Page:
Keyword: François Fillon
Former PM was on way to stage at event in Strasbourg when man in T-shirt with words 'Students for Fillon' emptied a packet of flour on his face.
The chatter about the French presidential election focuses on the likely high abstention rate, the record number of undecided voters, a possible last-minute surge by the Right and whether one can trust the polls. In particular, just under three weeks from the first round of voting, the talk is of how unpredictable and hard to forecast this 2017 election is. But, Hubert Huertas, argues it is no more unpredictable than usual. It is just that when it comes to the mood of voters, the rules have changed.
An opinion survey this weekend confirmed centrist French presidential election candidate Emmanuel Macron as frontrunner in both rounds of the voting, while scandal-hit conservative candidate François Fillon, hanging on in third position despite a fall in poll ratings, was met by roudy protestors during a campaign visit to south-west France.
Scandal-hit conservative presidential candidate François Fillon, mired in graft scandals and under investigation for fraud and misusing public funds, claimed that his predicament was the work of a secret plot by socialist president François Hollande, who has firmly dismissed the 'untruthful allegations'.
A Kremlin spokesman said revelations that French conservative presidential candidate François Fillon received, via his consultency firm, 50,000 dollars to introduce a Lebanese pipeline construction tycoon to Russian President Vladimir Putin 'is what in English we call fake news'.
The judicial investigation into suspected misappropriation of public funds by conservative presidential candidate François Fillon has been widened to include suspected forgery, while new press revelations allege he was paid 50,000 dollars in 2015 to introduce a Lebanese businessman to Russian President Vladimir Putin.
The French conservative party’s presidential candidate, François Fillon, was on Tuesday formally placed under investigation for the suspected fraudulent payments made by him out of public funds to his wife and two of his children who he employed as parliamentary assistants. While the move was widely expected, it is a major new blow for the former prime minister who was the election frontrunner until the alleged fake jobs scandal emerged in January. Meanwhile, further press revelations since the weekend include the disclosure that his children paid him regular sums of money from their salaries as his assistant, and that a mysterious benefactor has gifted him over the past five years with luxury clothing worth more than 48,000 euros.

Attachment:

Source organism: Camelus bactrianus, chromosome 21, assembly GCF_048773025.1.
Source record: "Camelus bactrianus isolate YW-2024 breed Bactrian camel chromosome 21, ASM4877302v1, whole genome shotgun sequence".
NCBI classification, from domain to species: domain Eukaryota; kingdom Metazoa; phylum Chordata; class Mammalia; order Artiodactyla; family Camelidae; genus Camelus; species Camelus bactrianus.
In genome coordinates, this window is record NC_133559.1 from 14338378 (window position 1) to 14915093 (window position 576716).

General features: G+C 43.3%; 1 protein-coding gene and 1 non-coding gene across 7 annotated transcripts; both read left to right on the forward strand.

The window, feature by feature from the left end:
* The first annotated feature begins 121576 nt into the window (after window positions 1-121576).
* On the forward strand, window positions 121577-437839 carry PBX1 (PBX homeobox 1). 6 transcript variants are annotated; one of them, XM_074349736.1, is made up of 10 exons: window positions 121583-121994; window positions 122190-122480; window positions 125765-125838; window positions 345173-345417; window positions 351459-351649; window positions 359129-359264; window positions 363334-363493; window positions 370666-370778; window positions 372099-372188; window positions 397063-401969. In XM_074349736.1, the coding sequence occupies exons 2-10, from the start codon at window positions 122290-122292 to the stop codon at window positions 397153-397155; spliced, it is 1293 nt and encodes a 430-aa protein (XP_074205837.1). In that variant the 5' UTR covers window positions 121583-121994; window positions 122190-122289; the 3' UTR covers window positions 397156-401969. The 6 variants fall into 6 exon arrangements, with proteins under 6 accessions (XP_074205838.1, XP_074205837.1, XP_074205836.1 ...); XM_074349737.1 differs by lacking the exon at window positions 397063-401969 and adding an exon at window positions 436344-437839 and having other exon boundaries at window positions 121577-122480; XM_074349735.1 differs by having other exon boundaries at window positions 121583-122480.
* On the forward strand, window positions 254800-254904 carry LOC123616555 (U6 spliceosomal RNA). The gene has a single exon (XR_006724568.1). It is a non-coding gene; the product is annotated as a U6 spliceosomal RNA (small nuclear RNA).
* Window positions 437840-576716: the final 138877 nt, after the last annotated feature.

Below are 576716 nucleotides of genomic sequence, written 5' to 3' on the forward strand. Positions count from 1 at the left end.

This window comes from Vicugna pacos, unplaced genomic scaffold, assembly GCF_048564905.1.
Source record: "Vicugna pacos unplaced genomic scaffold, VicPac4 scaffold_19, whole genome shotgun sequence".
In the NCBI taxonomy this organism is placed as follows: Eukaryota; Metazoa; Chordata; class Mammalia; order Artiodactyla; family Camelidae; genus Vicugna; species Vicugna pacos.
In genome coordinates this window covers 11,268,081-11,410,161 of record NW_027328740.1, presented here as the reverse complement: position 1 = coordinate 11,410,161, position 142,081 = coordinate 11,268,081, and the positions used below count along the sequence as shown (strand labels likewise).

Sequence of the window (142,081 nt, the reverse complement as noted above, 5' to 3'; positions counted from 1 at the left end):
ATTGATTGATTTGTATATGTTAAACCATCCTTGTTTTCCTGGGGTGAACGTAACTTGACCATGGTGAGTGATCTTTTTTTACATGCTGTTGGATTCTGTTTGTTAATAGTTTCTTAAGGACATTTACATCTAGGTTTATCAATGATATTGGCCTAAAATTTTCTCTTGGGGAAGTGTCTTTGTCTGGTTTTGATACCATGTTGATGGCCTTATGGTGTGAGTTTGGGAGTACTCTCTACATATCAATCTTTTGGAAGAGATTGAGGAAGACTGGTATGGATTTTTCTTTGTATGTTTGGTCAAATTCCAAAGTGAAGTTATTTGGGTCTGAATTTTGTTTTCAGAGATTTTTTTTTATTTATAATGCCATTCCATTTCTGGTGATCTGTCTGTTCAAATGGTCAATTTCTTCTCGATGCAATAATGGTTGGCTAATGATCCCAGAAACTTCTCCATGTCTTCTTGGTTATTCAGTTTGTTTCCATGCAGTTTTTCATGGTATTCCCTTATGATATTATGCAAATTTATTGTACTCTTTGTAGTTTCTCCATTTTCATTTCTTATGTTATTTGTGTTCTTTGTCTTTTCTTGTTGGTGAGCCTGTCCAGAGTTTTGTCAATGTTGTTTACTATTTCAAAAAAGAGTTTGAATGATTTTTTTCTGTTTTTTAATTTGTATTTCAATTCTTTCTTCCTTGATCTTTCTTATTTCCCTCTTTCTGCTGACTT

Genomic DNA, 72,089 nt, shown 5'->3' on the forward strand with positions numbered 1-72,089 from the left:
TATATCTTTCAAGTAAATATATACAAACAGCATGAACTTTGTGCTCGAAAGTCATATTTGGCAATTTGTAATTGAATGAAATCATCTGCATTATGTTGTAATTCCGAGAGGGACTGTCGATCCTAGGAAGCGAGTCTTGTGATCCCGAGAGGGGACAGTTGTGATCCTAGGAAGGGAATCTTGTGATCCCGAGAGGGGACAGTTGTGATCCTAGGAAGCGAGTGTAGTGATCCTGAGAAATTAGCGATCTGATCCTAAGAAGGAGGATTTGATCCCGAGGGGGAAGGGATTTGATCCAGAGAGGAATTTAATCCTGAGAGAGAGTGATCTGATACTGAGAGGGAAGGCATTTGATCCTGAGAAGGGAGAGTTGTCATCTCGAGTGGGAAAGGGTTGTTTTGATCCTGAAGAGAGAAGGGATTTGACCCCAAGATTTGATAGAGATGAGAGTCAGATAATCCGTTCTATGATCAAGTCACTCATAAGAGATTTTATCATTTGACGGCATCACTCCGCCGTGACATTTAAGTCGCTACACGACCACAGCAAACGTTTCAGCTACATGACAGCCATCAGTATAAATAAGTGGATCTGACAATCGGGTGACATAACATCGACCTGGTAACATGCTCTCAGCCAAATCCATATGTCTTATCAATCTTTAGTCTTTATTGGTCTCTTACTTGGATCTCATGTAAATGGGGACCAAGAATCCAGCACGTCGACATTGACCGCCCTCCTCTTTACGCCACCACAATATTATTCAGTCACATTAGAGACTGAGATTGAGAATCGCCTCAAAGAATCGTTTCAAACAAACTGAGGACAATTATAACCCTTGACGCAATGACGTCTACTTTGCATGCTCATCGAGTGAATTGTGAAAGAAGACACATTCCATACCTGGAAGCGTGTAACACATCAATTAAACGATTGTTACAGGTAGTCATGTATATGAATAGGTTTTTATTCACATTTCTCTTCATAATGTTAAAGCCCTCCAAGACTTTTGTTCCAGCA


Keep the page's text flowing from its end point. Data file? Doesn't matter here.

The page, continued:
French conservative presidential candidate François Fillon, already engulfed in a scandal over allegations he gave his wife and children 'fake jobs' paid from parliamentary funds, has partially confirmed press reports that a wealthy benefactor had bought him luxury clothing worth more than 48,000 euros.
His party had tweeted image of independent candidate with a hooked nose, top hat and carrying a red sickle with which he was cutting a cigar.
Candidate's lawyer said the 50,000 euro loan from businessman Marc Ladreit de Lacharrière did not need to be declared and had been repaid.
Leader of right-wing Les Républicains party Bernard Accoyer said the party had reunited and was re-launching Fillon's scandal-hit campaign.
Former PM Juppé, seen as Fillon's most likely replacement if latter quit over 'fake jobs' row, attacked rival's 'obstinacy' but says he will not run.
Conservative candidate in French presidential election gave defiant speech in Paris on Sunday but appeared to leave his fate in hands of party.
The French Republic is in its death throes, having been taken hostage by a maniac – François Fillon - who is riding roughshod over the legal system, insulting the press, scorning his own elected representatives and calling on divisive factions for help. Having destroyed political parties, corrupted Parliament and having undermined voting itself, the Fifth Republic is now reaching the climax of its democracy-destroying operation. It is time to get rid of it, writes Mediapart's editor-in-chief Edwy Plenel, before it is too late.
Some French conservatives want Alain Juppé to replace Fillon as presidential candidate but the election rules mean time is fast running out.